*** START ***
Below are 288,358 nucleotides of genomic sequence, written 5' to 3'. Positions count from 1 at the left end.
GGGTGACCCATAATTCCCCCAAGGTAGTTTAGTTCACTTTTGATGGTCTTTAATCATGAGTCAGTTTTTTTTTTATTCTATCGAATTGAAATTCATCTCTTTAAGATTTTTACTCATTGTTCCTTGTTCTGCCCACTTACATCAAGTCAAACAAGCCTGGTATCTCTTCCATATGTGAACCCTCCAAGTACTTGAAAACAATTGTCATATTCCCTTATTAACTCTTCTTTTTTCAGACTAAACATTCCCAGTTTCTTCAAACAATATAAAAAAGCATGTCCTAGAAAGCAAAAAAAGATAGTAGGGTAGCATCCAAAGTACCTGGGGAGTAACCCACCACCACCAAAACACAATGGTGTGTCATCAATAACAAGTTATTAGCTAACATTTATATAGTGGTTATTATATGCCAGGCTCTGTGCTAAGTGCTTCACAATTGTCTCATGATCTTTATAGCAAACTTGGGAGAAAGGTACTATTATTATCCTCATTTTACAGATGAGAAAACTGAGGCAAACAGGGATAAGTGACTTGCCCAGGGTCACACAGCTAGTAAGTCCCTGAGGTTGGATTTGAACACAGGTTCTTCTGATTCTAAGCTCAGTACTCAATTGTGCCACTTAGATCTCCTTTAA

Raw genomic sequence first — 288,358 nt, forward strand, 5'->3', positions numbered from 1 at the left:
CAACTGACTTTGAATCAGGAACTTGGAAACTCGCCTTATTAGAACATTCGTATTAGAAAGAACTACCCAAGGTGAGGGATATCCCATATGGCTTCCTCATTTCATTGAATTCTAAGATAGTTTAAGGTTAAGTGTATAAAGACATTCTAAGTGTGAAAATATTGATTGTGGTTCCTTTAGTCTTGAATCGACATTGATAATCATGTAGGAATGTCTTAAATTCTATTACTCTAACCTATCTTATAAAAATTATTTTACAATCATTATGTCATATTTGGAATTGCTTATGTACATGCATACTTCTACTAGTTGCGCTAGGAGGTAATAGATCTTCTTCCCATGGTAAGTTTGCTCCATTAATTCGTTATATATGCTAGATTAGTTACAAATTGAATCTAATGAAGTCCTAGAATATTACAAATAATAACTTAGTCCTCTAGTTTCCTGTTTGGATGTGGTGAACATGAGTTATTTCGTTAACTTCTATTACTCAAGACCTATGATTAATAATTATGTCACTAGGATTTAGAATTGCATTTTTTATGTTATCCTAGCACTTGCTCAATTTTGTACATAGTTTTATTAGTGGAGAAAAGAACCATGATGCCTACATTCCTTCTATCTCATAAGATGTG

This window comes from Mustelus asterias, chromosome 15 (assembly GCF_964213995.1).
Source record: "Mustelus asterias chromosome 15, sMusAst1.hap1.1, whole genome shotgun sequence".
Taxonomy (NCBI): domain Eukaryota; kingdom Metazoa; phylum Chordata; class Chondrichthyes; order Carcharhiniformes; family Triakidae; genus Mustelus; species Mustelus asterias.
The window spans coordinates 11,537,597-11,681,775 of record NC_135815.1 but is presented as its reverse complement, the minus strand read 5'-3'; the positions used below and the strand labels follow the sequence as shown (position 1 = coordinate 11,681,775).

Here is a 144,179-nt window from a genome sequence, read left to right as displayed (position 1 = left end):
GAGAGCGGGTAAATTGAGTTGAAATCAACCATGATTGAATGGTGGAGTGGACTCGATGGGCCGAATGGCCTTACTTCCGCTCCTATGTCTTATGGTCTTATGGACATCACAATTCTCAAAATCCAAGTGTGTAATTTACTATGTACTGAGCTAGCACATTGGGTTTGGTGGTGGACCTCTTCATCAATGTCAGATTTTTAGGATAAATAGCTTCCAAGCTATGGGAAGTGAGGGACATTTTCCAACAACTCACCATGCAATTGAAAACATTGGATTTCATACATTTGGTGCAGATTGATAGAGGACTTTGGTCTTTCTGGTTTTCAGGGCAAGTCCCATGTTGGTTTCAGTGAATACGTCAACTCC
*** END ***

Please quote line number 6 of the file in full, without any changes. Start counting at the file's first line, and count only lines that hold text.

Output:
Source record: "Mustelus asterias chromosome 15, sMusAst1.hap1.1, whole genome shotgun sequence".